Tag Archives: Odd Numbers

New Arts Curriculum Creates Competitive Advantage?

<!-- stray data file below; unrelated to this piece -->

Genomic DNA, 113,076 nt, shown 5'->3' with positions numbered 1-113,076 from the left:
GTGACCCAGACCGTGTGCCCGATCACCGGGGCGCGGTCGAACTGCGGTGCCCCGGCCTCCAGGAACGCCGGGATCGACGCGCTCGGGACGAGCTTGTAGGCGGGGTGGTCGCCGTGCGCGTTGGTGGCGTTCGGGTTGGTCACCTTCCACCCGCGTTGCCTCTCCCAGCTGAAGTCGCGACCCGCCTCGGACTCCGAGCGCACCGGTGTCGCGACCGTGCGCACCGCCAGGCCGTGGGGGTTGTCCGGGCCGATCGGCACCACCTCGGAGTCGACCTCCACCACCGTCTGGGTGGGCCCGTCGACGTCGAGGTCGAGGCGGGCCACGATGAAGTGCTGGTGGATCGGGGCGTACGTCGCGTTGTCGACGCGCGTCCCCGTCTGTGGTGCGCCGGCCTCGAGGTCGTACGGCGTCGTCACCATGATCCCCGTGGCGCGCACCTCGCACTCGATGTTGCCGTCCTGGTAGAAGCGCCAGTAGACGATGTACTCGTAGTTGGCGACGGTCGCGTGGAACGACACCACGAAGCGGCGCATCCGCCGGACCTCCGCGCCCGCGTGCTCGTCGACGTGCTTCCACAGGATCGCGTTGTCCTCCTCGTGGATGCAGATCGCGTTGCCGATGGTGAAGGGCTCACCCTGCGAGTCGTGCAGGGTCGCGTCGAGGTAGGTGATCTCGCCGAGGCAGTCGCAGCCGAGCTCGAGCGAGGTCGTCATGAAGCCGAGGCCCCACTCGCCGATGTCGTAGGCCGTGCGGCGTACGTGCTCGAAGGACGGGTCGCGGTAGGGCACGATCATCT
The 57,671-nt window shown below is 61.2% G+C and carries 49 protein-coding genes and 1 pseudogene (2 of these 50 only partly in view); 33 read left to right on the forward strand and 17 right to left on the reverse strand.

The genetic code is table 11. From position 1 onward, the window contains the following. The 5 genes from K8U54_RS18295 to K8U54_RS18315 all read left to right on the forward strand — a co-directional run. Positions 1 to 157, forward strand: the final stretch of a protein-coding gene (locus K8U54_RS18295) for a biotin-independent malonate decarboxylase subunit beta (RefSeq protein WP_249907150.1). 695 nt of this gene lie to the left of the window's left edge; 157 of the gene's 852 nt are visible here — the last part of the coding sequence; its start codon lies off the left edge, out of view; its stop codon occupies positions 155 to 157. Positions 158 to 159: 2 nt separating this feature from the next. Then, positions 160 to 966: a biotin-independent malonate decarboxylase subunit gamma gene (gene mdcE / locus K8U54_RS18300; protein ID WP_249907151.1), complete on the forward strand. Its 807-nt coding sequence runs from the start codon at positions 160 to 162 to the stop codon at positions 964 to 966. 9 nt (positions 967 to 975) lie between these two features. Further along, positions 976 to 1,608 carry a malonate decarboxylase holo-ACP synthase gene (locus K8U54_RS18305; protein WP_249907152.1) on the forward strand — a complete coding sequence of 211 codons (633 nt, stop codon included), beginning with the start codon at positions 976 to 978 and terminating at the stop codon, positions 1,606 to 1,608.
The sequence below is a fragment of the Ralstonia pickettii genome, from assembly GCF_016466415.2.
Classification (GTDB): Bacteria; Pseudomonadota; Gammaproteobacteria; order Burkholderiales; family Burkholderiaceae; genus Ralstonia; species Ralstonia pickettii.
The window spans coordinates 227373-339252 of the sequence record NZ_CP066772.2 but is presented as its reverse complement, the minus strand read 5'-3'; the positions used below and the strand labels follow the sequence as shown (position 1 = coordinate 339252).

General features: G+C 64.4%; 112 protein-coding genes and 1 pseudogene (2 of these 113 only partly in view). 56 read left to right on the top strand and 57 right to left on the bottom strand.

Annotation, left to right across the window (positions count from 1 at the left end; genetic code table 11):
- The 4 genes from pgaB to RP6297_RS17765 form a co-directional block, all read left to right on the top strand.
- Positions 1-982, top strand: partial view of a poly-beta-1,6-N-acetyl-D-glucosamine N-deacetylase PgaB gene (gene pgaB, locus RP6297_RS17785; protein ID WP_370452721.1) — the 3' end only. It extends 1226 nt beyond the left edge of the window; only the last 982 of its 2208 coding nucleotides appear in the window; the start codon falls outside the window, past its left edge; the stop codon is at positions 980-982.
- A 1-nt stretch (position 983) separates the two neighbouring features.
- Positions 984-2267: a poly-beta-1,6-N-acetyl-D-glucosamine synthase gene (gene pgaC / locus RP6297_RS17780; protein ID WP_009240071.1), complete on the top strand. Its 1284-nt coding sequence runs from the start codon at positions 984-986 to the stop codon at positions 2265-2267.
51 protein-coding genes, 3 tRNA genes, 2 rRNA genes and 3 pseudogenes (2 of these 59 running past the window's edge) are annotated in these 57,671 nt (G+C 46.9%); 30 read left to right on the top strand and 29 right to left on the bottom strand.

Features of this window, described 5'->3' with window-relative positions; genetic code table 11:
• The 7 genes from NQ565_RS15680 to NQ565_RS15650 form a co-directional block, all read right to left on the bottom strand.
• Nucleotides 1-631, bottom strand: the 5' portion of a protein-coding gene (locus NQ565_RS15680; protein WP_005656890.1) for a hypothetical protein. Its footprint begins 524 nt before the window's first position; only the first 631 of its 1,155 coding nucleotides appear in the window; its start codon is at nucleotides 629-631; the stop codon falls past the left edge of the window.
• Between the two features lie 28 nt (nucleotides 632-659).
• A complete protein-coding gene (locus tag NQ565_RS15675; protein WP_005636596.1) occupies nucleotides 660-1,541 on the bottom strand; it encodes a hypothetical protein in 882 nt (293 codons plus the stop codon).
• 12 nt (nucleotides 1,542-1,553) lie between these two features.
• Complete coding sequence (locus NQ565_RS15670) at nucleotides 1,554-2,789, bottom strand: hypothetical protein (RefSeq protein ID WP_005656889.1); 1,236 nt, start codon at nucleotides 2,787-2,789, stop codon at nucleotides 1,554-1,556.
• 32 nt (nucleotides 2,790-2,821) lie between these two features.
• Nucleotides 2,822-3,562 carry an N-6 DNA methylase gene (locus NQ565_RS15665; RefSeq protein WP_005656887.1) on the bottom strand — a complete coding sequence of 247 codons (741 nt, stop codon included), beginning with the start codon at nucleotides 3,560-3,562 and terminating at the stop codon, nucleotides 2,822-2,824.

Atkinson and Ivett state that the “Odd Numbers project is designed to give people the opportunity to give life, soul and identity to an inanimate object” and the project “provides the participants with an opportunity to perform an act of giving and of generosity“ (pg.3, 2014). Where and how can such a project inform curriculum? How can “Odd Numbers” inform general curriculum as well as art curriculum? What aspect(s) of this project are we taking into consideration? Do we look at project management skills, fostering social responsibility attitudes, moral ethics, character development and/or critical thinking skills? There are many aspects to take into consideration. If arts curriculum is to focus more on process-oriented skills, will a society that expects creative products value it? How can this process of change be supported? Room 13 (Nesta, 2006) would seem to have found one solution mixing art class with project management and business aspects, but will all school administrations support such a structural and philosophical change? Gustina and Sweet suggest the need for “Creatives” to teach “creativity” (2014), not just in art class but across curriculum as well. They argue that it would support healthier world economies and better business practices. It is suggested that since computers have seemingly taken over the field of logic and math, the driving competitive factor in a company is its innovation and cooperative creative problem solving. They further suggest educational facilities practice the “inclusion of art and design teachers in discussions about meaningful educational practices” (pg.52, 2014). Authors such as economist Theodore Levitt (1986) and management consultant Peter Drucker (1999) have for a long time voiced the value of creative and innovative employees to businesses and governments. Moral Ethics & Character Development Giving life to something inanimate (as in the Odd Numbers project) would seem to fall under what Noddings (2002) would consider Woman`s tradition of caring. To give soul and identity would seem to correspond with developing moral thinkers and carers. Soul, in past societies, seems to have referred to judging moral beauty. Some care theorists argue that judgement is based on one’s personal aesthetics, i.e. what one considers beautiful (Noddings, 2002, Siegesmund, 2010, Sousanis; 2013). Judgement would therefore seem to be one aspect of helping formulate identity. One might then say that to take soulful decisions would require questioning and reflection, which might fall under critical thinking. So, what then is the connection between critical thinking and our moral lives (Noddings, 2002)? Critical Thinking In changing curriculum to support a moral people Noddings suggests that we apply 3 topics; 1)”Love”, 2) “Friendship” and 3)”Women`s traditions” (Pg. 36-37, 2002). She gives excellent examples of how literature, art, math and other areas of study can be modified to fit into these three topics. According to Noddings if we where to “manifest” care into curriculum without “reducing the intellectual dimension” (pg.38, 2002) by focusing on these 3 topics we would could create a more caring (less violent) people. Green suggests that public art projects, such as Odd Numbers creates “methodology that teaches students to confront societal values and beliefs (that) requires critical thinking strategies” (pg. 81,1999). Sousanis (2013) also argues that ownership creates a sense of caring for something. Claire Gibb suggests that the philosophy of Room 13 creates an environment where students “have ownership of the space, they have ownership of the materials they`re using and the equipment that they`re using” (pg.14, Nesta, 2006). So it could be suggested that Room 13 is indeed also practicing a curriculum of care. The Business Side Why should an educational facility create a curriculum of care, and why should art curriculum be used for this? What would be the motivation for a school and its administration to change? Could it be altruism? Could it be economically beneficial for the school and for society? It is an exciting time for change in the arts curriculum but the benefits have to be made clear to parents, administration and community. An arts facility such as Room 13 has the potential to become the competitive advantage a school is looking for. With the proper communication it could increase teacher and student retention and lower costs. It could increase the profit or funding of a school and reduce loss. It could create positive marketing of a school and improve student placement in higher education. It could also create students who are more competitive in the job market reducing unemployment and the social issues attached to that. In the community it would support economy, social interactivity and responsibility increasing the quality of life for all who are connected. Soon we will be looking and Daniel H. Pink (2009, A Whole New Mind) and his concept of how and why conceptual workers will be needed, hired and fought for in the future and how art teachers play a major role in preparing students to meeting these changes. Is it possible that Peter Drucker`s Knowledge Workers will soon be replaced by Pink`s Conceptual Workers?     References Atkinson, N. and Ivett, L. 2014. MAKING MYTHS IN MILTON. [e-book] LoveMilton: pp. 1-5. Available through: UWS, http://moodle.uws.ac.uk/mod/folder/view.php?id=354238 [Accessed: 7 Mar 2014]. Drucker, P. (1999) Knowledge-worker productivity: The biggest challenge. California Management Review, 41 (2), p.79-94. [Accessed: January 23, 2010, from ABI/INFORM Global. (Document ID: 39818809)]. Green, G. 1999. New genre public art education. Art Journal, pp. 80--83. Levitt, T. 1986. The marketing imagination. New York: Free Press NESTA. 2006. Room 13 - A Case Study